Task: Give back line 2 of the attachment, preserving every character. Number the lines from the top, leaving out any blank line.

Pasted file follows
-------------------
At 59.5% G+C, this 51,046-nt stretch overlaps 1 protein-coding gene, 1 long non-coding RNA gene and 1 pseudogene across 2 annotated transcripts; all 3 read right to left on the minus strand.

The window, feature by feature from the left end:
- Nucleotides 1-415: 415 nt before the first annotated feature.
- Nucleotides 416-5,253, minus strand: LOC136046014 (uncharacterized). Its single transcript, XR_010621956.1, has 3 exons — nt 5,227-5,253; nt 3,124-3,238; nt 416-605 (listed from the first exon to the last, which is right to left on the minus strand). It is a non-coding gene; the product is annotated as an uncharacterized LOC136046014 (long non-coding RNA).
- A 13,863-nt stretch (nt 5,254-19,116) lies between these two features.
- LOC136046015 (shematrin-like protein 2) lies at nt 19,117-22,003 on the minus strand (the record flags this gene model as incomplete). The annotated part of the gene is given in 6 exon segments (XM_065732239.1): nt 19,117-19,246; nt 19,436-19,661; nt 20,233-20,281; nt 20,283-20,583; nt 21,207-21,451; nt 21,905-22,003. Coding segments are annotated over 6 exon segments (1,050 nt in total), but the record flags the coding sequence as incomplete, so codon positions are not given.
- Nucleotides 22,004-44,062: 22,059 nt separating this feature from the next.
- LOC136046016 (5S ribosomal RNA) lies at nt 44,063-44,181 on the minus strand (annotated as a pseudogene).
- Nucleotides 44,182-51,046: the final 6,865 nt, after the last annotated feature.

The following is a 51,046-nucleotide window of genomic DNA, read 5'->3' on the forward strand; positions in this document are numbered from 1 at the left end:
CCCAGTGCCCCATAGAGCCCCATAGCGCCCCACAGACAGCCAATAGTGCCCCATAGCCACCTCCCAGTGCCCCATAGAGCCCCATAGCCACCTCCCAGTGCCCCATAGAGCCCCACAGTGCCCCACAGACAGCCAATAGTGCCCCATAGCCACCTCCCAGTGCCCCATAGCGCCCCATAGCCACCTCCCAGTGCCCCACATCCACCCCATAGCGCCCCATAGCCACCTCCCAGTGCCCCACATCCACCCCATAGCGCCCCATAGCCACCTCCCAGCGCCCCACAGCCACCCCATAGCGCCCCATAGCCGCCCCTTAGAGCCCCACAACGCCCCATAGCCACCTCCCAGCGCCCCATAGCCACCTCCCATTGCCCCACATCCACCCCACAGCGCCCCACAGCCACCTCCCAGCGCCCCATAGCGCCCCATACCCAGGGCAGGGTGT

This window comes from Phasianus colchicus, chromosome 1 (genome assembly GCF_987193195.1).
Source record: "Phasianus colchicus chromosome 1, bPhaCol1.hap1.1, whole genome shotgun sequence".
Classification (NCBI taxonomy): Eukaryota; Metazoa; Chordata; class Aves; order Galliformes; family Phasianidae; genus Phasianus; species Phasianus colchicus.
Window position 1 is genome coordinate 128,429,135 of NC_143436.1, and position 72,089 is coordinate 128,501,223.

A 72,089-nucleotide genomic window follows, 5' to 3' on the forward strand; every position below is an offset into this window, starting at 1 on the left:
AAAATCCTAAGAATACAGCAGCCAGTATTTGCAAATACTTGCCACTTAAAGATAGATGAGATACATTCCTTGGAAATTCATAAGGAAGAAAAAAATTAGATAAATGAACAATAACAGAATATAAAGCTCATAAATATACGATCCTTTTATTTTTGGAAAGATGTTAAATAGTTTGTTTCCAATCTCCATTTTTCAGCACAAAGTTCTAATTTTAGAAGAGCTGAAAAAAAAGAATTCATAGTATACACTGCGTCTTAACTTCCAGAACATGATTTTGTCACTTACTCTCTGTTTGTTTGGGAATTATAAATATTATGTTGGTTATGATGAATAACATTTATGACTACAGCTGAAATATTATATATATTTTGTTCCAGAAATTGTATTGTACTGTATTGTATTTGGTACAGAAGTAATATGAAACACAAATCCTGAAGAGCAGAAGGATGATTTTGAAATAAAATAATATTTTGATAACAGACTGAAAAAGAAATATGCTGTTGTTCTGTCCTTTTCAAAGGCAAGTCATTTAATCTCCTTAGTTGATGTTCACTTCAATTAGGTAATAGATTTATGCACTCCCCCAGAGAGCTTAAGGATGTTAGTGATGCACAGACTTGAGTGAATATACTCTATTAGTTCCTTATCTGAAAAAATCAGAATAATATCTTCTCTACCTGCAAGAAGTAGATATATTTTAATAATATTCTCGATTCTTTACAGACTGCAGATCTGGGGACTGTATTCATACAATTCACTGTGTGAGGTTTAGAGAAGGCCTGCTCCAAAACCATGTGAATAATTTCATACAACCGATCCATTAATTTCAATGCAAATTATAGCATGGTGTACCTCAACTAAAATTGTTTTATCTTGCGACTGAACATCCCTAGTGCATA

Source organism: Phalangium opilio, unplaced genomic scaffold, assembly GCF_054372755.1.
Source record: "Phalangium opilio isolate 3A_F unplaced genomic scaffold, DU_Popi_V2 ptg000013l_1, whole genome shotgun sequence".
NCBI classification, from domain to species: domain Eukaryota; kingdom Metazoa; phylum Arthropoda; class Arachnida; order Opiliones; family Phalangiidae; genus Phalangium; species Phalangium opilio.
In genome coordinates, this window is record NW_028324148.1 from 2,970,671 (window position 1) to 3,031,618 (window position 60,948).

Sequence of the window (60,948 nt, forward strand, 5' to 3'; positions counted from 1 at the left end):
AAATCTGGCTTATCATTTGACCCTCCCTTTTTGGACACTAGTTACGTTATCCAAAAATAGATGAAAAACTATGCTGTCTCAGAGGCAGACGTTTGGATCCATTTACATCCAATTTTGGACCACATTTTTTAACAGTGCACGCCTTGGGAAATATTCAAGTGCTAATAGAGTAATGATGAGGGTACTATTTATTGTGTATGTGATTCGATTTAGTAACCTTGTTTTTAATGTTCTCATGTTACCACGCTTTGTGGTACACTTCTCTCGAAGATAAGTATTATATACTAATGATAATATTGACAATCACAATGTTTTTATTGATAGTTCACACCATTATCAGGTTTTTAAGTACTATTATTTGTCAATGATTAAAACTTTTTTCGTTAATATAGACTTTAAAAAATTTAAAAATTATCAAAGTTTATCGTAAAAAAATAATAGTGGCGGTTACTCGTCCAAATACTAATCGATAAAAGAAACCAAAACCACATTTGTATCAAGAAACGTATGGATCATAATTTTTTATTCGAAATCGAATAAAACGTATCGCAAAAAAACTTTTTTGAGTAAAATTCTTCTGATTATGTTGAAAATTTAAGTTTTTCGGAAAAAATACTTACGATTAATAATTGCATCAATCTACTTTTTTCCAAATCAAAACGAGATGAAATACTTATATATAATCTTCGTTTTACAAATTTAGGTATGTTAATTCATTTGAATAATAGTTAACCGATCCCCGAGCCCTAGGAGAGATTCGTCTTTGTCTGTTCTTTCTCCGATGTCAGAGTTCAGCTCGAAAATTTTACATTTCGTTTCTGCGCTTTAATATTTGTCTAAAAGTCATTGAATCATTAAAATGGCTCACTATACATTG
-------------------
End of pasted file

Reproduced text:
The window, feature by feature from the left end: